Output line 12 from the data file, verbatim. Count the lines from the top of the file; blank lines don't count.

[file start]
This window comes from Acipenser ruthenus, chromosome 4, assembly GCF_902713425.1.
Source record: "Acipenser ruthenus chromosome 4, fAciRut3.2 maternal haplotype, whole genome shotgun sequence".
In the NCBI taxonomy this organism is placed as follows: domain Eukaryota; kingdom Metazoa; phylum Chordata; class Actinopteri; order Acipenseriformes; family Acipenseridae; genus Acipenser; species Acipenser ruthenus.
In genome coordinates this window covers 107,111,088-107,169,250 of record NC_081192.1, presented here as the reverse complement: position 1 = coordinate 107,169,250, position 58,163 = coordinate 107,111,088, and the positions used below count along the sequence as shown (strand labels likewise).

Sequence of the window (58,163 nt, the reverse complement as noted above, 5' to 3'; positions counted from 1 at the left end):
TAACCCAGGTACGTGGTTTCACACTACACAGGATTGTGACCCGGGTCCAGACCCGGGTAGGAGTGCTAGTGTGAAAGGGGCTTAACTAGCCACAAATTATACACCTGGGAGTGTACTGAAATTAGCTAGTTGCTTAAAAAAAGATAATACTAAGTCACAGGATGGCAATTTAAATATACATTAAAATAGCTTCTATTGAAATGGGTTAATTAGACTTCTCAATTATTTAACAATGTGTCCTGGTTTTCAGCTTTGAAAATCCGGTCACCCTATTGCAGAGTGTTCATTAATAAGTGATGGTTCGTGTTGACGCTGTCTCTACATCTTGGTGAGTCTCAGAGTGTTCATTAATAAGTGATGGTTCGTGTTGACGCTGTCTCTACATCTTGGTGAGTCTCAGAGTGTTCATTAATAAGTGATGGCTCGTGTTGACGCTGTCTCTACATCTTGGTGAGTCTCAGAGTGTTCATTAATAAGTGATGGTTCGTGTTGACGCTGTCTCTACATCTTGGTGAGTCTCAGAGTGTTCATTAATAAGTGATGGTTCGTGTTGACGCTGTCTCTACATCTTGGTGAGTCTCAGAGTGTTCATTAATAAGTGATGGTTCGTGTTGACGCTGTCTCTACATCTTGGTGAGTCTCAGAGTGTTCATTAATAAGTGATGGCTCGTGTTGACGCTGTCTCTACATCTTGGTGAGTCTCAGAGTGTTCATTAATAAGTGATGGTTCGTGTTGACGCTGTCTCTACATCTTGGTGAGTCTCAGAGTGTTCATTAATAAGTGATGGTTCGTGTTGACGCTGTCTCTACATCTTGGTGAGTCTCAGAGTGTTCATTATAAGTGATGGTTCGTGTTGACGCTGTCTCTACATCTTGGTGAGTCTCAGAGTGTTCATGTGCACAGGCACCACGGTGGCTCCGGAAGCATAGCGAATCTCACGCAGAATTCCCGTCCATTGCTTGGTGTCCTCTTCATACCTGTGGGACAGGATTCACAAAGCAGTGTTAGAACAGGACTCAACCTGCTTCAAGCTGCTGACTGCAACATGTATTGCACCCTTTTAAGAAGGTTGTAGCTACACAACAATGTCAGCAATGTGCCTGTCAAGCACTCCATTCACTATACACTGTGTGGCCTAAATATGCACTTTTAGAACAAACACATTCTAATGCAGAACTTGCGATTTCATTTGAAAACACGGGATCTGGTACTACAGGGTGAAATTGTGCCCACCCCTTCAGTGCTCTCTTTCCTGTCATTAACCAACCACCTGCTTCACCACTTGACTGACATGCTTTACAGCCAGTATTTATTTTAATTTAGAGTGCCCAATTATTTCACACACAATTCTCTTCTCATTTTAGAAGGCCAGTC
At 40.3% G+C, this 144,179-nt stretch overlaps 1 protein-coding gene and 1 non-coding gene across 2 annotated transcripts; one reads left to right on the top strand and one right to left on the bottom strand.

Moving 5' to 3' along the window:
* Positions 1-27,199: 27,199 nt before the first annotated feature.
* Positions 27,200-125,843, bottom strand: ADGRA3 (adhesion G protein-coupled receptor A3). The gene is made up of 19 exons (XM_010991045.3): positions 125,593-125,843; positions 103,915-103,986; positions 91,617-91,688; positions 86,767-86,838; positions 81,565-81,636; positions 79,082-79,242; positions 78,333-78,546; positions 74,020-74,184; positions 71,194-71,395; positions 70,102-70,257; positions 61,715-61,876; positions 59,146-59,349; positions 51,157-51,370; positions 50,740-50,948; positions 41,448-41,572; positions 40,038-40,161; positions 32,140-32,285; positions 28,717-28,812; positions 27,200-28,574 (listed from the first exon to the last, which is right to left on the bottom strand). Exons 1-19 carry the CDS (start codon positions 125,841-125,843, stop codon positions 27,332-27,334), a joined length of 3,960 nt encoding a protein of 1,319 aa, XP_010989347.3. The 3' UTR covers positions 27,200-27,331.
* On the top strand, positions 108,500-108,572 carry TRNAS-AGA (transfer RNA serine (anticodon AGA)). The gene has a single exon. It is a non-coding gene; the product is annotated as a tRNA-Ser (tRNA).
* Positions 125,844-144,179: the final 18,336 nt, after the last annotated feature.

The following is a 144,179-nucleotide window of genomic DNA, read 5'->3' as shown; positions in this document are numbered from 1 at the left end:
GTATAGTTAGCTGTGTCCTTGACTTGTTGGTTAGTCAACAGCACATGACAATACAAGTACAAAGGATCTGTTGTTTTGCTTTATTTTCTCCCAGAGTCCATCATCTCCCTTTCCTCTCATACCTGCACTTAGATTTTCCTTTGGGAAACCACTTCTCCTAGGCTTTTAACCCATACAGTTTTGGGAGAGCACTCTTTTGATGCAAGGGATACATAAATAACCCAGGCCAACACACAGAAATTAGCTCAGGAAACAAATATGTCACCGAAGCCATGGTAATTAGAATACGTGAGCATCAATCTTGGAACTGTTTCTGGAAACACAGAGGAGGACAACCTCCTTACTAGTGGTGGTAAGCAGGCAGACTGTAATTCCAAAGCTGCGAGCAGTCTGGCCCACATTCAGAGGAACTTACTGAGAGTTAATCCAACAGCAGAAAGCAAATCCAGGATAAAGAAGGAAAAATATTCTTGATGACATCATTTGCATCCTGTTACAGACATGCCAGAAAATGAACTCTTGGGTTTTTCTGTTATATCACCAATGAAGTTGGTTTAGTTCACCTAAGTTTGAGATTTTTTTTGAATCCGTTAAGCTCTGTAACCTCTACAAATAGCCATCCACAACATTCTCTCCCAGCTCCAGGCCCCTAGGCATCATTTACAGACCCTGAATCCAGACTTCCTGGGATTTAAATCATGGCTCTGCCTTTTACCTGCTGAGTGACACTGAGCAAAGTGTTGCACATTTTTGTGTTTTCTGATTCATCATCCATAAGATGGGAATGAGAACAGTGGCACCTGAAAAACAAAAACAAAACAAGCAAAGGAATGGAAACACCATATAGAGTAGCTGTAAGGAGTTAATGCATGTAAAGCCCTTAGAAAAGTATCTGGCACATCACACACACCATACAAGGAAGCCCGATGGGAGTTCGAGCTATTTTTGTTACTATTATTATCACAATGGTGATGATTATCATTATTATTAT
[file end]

* Positions 125,844-144,179: the final 18,336 nt, after the last annotated feature.